FDA OKs Implant For Enlarged Prostate Symptoms - NBC Right Now/KNDO/KNDU Tri-Cities, Yakima, WA |

FDA OKs Implant For Enlarged Prostate Symptoms

Posted: Updated:

WASHINGTON (AP) - Federal health regulators have approved the first permanent implant to treat men's urinary problems caused by an enlarged prostate.
    
The Food and Drug Administration says it approved the Urolift system to relieve low or blocked urine flow in men age 50 or older. The implant works by holding back prostate tissue that presses against the urethra, causing difficulty urinating.
    
More than half of men in their sixties have some urinary problems due to enlarged prostate, including frequent urination, weak stream and leaking. Current treatment options include drug therapy and surgery to remove part of the prostate. The Urolift is implanted by a doctor using a handheld device that is inserted through the urethra.
    
Side effects reported in company trials include pain during urination, blood in urine and decreased urine flow.

(Copyright 2013 The Associated Press. All rights reserved. This material may not be published, broadcast, rewritten or redistributed.)

HD DOPPLER 6i
/
  • National NewsMore>>

  • Team USA skier Gus Kenworthy rescues puppy from Korean dog meat farm

    Team USA skier Gus Kenworthy rescues puppy from Korean dog meat farm

    Saturday, February 24 2018 11:49 PM EST2018-02-25 04:49:26 GMT
    Courtesy @guskenworthyCourtesy @guskenworthy

    PYEONGCHANG, South Korea - Team USA’s Gus Kenworthy is leaving the Winter Olympics with a new rescue pet, once again. In 2014, the freestyle skier went through the long process of bringing two puppies he found near Olympic Village in Sochi, Russia, back home to America.  In a lengthy Instagram post, Kenworthy announced Friday that he and his boyfriend, actor Matthew Wilkas, visited one of South Korea’s 17,000 dog meat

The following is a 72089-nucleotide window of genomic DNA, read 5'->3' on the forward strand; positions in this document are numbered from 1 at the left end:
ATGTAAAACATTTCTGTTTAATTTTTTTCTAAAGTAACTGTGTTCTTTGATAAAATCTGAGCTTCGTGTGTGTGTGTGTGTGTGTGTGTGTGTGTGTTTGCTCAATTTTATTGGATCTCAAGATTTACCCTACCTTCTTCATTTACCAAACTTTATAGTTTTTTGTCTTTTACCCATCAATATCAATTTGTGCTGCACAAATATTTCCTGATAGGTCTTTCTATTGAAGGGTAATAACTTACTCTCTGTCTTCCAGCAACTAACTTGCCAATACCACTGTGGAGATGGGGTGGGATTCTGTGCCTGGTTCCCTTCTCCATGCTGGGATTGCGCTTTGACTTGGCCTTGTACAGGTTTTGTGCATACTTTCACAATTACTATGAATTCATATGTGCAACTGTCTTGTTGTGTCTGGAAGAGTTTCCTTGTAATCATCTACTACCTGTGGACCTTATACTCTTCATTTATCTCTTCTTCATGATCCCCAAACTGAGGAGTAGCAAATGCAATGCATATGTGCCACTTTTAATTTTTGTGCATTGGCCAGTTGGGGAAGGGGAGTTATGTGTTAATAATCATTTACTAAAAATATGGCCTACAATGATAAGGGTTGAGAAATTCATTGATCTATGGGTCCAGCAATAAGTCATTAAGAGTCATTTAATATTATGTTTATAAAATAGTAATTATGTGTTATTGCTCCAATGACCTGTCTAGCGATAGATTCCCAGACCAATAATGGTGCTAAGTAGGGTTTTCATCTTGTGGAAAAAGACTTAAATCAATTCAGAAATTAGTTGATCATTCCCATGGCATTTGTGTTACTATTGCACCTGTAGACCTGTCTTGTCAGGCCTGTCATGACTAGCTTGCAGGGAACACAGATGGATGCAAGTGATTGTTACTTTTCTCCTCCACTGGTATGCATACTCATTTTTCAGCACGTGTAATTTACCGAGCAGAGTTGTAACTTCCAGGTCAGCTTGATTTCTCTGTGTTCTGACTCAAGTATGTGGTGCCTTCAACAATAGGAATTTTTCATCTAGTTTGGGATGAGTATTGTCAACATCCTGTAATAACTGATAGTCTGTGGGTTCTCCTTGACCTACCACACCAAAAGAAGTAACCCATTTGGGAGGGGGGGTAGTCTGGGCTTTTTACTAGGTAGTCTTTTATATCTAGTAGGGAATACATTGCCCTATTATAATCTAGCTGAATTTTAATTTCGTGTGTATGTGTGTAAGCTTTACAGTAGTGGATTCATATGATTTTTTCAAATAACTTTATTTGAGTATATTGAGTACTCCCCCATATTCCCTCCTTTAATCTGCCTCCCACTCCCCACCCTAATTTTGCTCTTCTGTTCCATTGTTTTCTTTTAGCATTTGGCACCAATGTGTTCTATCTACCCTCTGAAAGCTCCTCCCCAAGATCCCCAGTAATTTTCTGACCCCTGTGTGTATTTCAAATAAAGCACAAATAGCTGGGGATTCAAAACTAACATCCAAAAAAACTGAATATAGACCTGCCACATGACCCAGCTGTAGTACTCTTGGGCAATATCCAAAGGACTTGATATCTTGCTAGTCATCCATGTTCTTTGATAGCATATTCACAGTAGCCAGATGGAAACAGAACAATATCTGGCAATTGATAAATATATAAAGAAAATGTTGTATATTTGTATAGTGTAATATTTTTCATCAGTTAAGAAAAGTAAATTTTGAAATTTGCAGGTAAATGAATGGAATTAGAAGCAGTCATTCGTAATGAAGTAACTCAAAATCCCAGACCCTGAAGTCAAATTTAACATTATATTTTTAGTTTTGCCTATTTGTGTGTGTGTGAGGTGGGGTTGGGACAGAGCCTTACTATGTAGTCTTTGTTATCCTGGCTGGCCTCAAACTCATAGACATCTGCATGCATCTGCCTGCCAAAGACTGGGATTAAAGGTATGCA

More >>

    PYEONGCHANG, South Korea - Team USA’s Gus Kenworthy is leaving the Winter Olympics with a new rescue pet, once again. In 2014, the freestyle skier went through the long process of bringing two puppies he found near Olympic Village in Sochi, Russia, back home to America.  In a lengthy Instagram post, Kenworthy announced Friday that he and his boyfriend, actor Matthew Wilkas, visited one of South Korea’s 17,000 dog meat 

    More >>
  • World-famous evangelist Billy Graham's body travels 130 miles in procession to his hometown

    World-famous evangelist Billy Graham's body travels 130 miles in procession to his hometown

    Saturday, February 24 2018 10:54 PM EST2018-02-25 03:54:00 GMT

    ASHEVILLE, N.C.  (AP) - The Latest on the procession for the Rev. Billy Graham (all times local):  3:30 p.m. The body of the Rev. Billy Graham has reached the library bearing his name, ending a journey which took him down North Carolina roads filled with mourners paying their final respects.  The procession reached the Billy Graham Library literally four hours after it left the training center to head for Charlotte, where the evangelist was born. 

    More >>

    ASHEVILLE, N.C.  (AP) - The Latest on the procession for the Rev. Billy Graham (all times local):  3:30 p.m. The body of the Rev. Billy Graham has reached the library bearing his name, ending a journey which took him down North Carolina roads filled with mourners paying their final respects.  The procession reached the Billy Graham Library literally four hours after it left the training center to head for Charlotte, where the evangelist was born. 

    More >>
  • WATCH: Veterinarian sings to pets before medical procedures

    WATCH: Veterinarian sings to pets before medical procedures

    Saturday, February 24 2018 10:39 PM EST2018-02-25 03:39:46 GMT
    NBC NewsNBC News
    NBC NewsNBC News

    SHOREWOOD, Wisc. - How do you get your pets to calm down before a medical procedure? One veterinarian in Wisconsin knows how to strike the right note before their treatment. Dr. Noah Arnold likes to play the guitar and sing for his four-legged patients to help relax them during their visits. He spent years working in typical veterinary clinics- but Dr. Arnold is not your typical vet. His assistants give patients their shots while he sets the mood.  

    More >>

    SHOREWOOD, Wisc. - How do you get your pets to calm down before a medical procedure? One veterinarian in Wisconsin knows how to strike the right note before their treatment. Dr. Noah Arnold likes to play the guitar and sing for his four-legged patients to help relax them during their visits. He spent years working in typical veterinary clinics- but Dr. Arnold is not your typical vet. His assistants give patients their shots while he sets the mood.  

    More >>